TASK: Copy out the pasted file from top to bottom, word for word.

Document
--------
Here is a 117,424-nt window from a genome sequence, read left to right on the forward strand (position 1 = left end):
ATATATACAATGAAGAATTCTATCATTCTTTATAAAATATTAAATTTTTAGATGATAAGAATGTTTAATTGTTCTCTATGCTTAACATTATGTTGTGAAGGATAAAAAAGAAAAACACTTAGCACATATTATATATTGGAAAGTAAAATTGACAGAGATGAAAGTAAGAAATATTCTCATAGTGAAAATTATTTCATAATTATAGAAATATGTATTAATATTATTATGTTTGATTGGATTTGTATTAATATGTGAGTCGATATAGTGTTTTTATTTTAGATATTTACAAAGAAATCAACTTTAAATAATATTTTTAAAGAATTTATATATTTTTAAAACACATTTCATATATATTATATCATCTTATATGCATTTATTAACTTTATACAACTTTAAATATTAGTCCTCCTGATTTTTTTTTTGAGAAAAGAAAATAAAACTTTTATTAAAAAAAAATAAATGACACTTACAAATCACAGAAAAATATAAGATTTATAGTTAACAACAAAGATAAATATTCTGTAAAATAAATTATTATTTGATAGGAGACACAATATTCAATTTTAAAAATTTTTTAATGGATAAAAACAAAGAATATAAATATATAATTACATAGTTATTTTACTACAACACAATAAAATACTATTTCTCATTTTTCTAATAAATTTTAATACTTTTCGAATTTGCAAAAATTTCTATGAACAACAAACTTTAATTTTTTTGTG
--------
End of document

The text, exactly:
Here is a 117,424-nt window from a genome sequence, read left to right on the forward strand (position 1 = left end):
ATATATACAATGAAGAATTCTATCATTCTTTATAAAATATTAAATTTTTAGATGATAAGAATGTTTAATTGTTCTCTATGCTTAACATTATGTTGTGAAGGATAAAAAAGAAAAACACTTAGCACATATTATATATTGGAAAGTAAAATTGACAGAGATGAAAGTAAGAAATATTCTCATAGTGAAAATTATTTCATAATTATAGAAATATGTATTAATATTATTATGTTTGATTGGATTTGTATTAATATGTGAGTCGATATAGTGTTTTTATTTTAGATATTTACAAAGAAATCAACTTTAAATAATATTTTTAAAGAATTTATATATTTTTAAAACACATTTCATATATATTATATCATCTTATATGCATTTATTAACTTTATACAACTTTAAATATTAGTCCTCCTGATTTTTTTTTTGAGAAAAGAAAATAAAACTTTTATTAAAAAAAAATAAATGACACTTACAAATCACAGAAAAATATAAGATTTATAGTTAACAACAAAGATAAATATTCTGTAAAATAAATTATTATTTGATAGGAGACACAATATTCAATTTTAAAAATTTTTTAATGGATAAAAACAAAGAATATAAATATATAATTACATAGTTATTTTACTACAACACAATAAAATACTATTTCTCATTTTTCTAATAAATTTTAATACTTTTCGAATTTGCAAAAATTTCTATGAACAACAAACTTTAATTTTTTTGTG